Wright's fireworks helped soothe the crowd's disappointment at witnessing Kevin Pietersen fall for just 13. Pietersen's innings contained no switch-hitting, only an agricultural heave to long on before he was caught at mid-off. A mix up between Ravi Bopara and Collingwood, which resulted in Bopara being run out, reduced England to the precarious position of 80 for 4.

Collingwood and Owais Shah helped rectify the situation with a 31-ball partnership of 46, whilst Dimitri Mascarenhas added much needed impetus in the final overs, scoring 23 off 13 balls.

Vettori bemoans 'gamesmanship' and ineffective umpires

New Zealand captain, Daniel Vettori, accused England of gamesmanship and umpires, Steve Davis and Ian Gould, of mismanagement after yesterday's farcical abandonment at Edgbaston, when only one more over would have produced a result.

"We feel hard done-by," Vettori said. "We think it is a game we would have won if we had got through that 20th over. There was obviously a bit of gamesmanship going on. England's over-rate was particularly slow, although in that situation we would have probably done the same thing. It is part of the game and you cannot attack anyone for that.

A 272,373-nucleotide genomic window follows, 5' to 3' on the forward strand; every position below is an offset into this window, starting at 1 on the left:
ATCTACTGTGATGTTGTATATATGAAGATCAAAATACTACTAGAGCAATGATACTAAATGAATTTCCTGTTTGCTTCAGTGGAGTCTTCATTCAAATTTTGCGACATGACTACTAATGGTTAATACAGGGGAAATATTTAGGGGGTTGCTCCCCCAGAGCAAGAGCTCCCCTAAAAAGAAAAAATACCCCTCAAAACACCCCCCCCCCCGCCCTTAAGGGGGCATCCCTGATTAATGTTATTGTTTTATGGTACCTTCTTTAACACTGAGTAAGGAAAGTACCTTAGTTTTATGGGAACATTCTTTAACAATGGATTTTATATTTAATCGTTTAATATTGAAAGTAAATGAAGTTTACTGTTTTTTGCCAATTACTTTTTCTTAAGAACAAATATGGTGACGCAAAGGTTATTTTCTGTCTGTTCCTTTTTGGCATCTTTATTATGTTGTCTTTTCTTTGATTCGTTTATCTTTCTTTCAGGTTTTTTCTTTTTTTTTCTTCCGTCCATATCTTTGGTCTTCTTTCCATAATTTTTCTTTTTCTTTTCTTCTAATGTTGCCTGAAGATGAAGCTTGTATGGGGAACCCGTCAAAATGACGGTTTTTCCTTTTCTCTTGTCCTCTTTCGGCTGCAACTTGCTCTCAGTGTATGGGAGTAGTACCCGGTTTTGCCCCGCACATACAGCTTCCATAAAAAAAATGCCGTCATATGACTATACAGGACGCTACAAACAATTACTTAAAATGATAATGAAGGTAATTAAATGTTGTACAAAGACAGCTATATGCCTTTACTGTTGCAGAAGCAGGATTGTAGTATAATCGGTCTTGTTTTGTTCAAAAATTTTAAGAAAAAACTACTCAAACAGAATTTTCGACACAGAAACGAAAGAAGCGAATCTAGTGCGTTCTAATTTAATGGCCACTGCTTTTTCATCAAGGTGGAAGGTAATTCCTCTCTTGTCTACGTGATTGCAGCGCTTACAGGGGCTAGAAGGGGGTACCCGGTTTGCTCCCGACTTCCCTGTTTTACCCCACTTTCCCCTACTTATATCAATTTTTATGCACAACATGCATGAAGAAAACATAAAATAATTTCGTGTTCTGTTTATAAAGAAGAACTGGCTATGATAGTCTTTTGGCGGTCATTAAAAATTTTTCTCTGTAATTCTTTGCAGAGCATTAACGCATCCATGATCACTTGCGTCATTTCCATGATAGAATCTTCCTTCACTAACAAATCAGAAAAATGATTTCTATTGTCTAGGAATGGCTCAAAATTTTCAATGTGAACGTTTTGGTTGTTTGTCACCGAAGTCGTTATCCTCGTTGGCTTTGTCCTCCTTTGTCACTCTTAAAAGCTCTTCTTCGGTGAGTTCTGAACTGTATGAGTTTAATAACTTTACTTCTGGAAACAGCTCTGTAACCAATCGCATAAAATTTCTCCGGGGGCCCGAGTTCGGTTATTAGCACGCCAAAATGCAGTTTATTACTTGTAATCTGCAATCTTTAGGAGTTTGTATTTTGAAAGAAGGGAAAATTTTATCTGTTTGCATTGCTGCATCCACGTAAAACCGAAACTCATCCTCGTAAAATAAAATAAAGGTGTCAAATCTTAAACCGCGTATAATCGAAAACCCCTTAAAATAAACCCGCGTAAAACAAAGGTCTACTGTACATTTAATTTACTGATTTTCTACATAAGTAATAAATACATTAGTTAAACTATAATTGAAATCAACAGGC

"What was needed was for the umpires to take control and dictate the play. They needed to chivvy things along and make sure the game kept progressing."

Both captains agreed that the 30-minute break between innings determined by competition regulations should have been cut. "We were a bit surprised it was not reduced," England's Paul Collingwood said. "We had had lunch before play began so there was nothing really to do for 30 minutes. We were ready to go out after 10 or 15 minutes. It is something that needs to be looked at."

Vettori added: "It needed a commonsense solution. We had bowled one allotment of 13 overs and one of 11, so it was not as if we were tired.